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**Coussinet** is a demo illustrating a
technique called **geometric amortization**
for enumeration algorithms introduced in the
paper Geometric
Amortization for Enumeration Algorithms. The result presented in this
paper is about making the delay of enumeration algorithms
more regular.

Coussinet is shipped with a preloaded list example. The list represents the run of an enumeration algorithm. Each entry represents a step of the computation. The 0-entries represent a step of the computation where nothing has been output. The other entries, depicted in green, contain the solution output at this step. For a quick overview, just hit play. You will observe the red circle dancing in a perfectly orchestrated way and discovering solutions in the list. When a solution is outputted, it flashes, appears on the righthand side of the screen and becomes black.

You can execute the computation step by step by hitting the next step button or make the enumeration faster by moving the speed cursor to the right.

If you are eager to try your own examples, you can load a personnalized list from the load list menu (top left of the screen) and run the algorithm on it. The input format is simply a text file where each line corresponds to a step of computation. Empty lines or lines containing only 0 are interpreted as 0-entries (no solution) and the others are interpreted as solutions (you can put any text here). You can repeat the same solutions in your file. If you do, the repeated solution will be output the same number of times it appears in the original list.

Some examples may be found here.

While we present several optimizations to implement geometric amortization efficiently in the paper, this demo is not optimized, this is just a small piece of javascript code manipulating the DOM to illustrate how the algorithm works. It will be very slow on big files (even on files having a moderate size).

We are interested in enumeration algorithms enumerating a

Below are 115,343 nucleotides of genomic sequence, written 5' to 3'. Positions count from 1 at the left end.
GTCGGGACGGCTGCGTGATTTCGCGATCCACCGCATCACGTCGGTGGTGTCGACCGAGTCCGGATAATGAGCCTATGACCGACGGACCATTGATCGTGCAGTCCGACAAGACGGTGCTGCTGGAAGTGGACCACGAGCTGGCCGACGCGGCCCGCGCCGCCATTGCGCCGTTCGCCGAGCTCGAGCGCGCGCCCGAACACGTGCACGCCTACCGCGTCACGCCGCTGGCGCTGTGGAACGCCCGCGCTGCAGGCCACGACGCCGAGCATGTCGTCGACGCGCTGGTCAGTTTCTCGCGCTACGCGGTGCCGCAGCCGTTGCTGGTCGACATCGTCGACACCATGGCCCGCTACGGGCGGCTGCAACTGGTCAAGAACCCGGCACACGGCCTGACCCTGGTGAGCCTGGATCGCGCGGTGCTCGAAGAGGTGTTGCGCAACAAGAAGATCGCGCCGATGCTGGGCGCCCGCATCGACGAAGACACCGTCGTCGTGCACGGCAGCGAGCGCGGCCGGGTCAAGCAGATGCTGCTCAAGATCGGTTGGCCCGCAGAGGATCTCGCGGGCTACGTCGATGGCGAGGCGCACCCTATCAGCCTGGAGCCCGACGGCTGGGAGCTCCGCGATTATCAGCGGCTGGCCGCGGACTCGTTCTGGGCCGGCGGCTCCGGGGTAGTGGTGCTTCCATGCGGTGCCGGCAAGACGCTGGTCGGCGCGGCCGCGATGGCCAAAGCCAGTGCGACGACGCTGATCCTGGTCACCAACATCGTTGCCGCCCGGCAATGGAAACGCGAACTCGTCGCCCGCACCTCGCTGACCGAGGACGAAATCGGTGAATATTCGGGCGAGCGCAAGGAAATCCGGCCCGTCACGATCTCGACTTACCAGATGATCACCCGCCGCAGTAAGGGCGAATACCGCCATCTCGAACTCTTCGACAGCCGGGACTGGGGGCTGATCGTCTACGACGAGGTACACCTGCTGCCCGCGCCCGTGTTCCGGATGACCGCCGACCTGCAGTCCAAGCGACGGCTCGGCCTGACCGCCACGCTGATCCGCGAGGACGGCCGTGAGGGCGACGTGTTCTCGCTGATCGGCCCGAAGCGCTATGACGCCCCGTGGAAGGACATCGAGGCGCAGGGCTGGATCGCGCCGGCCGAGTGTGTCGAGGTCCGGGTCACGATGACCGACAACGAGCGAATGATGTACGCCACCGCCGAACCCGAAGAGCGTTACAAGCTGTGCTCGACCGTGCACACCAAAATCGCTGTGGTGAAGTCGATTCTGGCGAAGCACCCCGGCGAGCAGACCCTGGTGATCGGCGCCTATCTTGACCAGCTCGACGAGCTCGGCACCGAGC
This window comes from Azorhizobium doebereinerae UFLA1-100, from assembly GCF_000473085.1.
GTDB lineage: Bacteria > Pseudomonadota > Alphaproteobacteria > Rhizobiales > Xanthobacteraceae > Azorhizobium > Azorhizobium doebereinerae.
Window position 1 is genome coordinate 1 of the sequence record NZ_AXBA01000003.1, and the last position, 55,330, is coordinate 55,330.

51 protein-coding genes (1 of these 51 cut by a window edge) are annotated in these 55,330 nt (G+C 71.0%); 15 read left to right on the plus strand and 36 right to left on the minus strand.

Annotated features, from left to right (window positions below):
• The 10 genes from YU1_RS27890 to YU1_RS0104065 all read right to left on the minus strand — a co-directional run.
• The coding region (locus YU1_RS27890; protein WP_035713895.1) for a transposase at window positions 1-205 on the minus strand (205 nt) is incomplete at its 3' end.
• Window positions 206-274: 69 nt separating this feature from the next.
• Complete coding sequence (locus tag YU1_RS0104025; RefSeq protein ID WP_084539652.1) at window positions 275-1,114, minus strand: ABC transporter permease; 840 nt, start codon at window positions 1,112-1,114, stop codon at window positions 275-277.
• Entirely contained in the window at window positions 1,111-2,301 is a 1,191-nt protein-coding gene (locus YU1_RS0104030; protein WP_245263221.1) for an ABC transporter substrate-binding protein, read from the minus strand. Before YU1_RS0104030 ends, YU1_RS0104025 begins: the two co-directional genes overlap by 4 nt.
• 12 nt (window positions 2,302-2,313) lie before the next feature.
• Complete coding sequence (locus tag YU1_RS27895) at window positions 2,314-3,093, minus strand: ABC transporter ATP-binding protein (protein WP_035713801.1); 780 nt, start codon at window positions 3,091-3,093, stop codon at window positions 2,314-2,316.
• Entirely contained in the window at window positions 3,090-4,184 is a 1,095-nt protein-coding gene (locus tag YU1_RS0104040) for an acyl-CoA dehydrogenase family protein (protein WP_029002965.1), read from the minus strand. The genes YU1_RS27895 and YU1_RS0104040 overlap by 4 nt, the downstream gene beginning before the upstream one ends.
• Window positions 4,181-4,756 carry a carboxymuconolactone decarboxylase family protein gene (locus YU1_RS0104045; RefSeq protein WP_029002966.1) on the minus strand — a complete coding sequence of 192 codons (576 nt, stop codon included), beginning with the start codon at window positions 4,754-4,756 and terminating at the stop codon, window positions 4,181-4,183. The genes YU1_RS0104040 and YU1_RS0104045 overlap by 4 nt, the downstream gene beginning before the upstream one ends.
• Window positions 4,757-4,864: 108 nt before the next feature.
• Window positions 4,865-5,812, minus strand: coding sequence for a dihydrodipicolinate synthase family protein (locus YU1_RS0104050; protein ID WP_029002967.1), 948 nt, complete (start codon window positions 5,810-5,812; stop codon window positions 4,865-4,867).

set of size K with the following guarantee: for every t
≤ K, the algorithm has output at least t solutions
after a time p×t. We call p the *incremental
delay* of the algorithm. Observe that there may be
large gaps with no solution outputted in the
algorithm. Take for example an algorithm enumerating S
solutions in S steps, then nothing for S steps and a last
solution. It is not hard to see that the incremental delay
of the algorithm is 2 but that there is a delay of S steps
between the output of the last two solutions. If S is
exponential in the input size, then this algorithm does
not have polynomial delay.

We can however force the delay between the output of two solutions to be more regular. We just add a queue to the algorithm. Each time it finds a solution, it adds it to the queue. Every 2 steps, we pull a solution from the queue and output it. The incremental delay guarantees that the queue is never empty when pulling from it. However, one can observe that the queue can get very large. Indeed, after having simulated S steps of the original algorithm, S solutions have been inserted in the queue while S/2 have been pulled, resulting in a possible exponential blow up of the space used by the algorithm. The goal of geometric amortization is to make the delay between two solutions more regular without blowing up the memory.

In the demo, we represent the run of the original enumeration algorithm as a list. Each entry represents a step of the computation. The 0-entries represent a step of the computation where nothing has been output. The other entries, depicted in green, contain the solution output at this step. We let K be the number of solutions in the list. The incremental delay p of the list is given in the list info section. This is a value such that we have the guarantee that the first t×p entries of the list contain at least t solutions for every t≤K.

Our goal is to output solutions with a regular delay
between them without blowing up the memory. To achieve this,
we run N = 1+(log K) simulations of the original enumeration
algorithm orchestrated in a way that guarantees this
regularity and explore the entiere solution space. The idea
is that simulation i will only output solutions only if it
appears at a position in the list that is between
2^{i}p+1 and 2^{i+1}p. To ensure that each
simulation reaches the end of its zone, we need to
orchestrate them in a specific way described below (see the
paper for all details).

In Coussinet, the N=1+(log K) simulations are represented
by small red circles and are orchestrated following the
technique presented in Algorithm 3 of the paper. The
algorithm move the simulations in the following way:
whenever we start moving simulation i, we give it a budget
of 2p steps. It is represented by a green circle in
Coussinet. If it finds a solution in its zone
[2^{i}p+1; 2^{i+1}p] before exhausting its
budget, it outputs it and stops. We then proceed back to
moving simulation N. If it exhausts its budget without
finding any solution, then we start moving simulation
(i-1). We stop when simulation 0 exhausts its budget without
finding any solution. See the paper for details, and, of
course, a proof of the correction.

*Un coussinet* in French means a small
cushion. This is the perfect tool to delicately amortize
your bottom on a hardwood chair, so is Coussinet for
enumeration algorithms.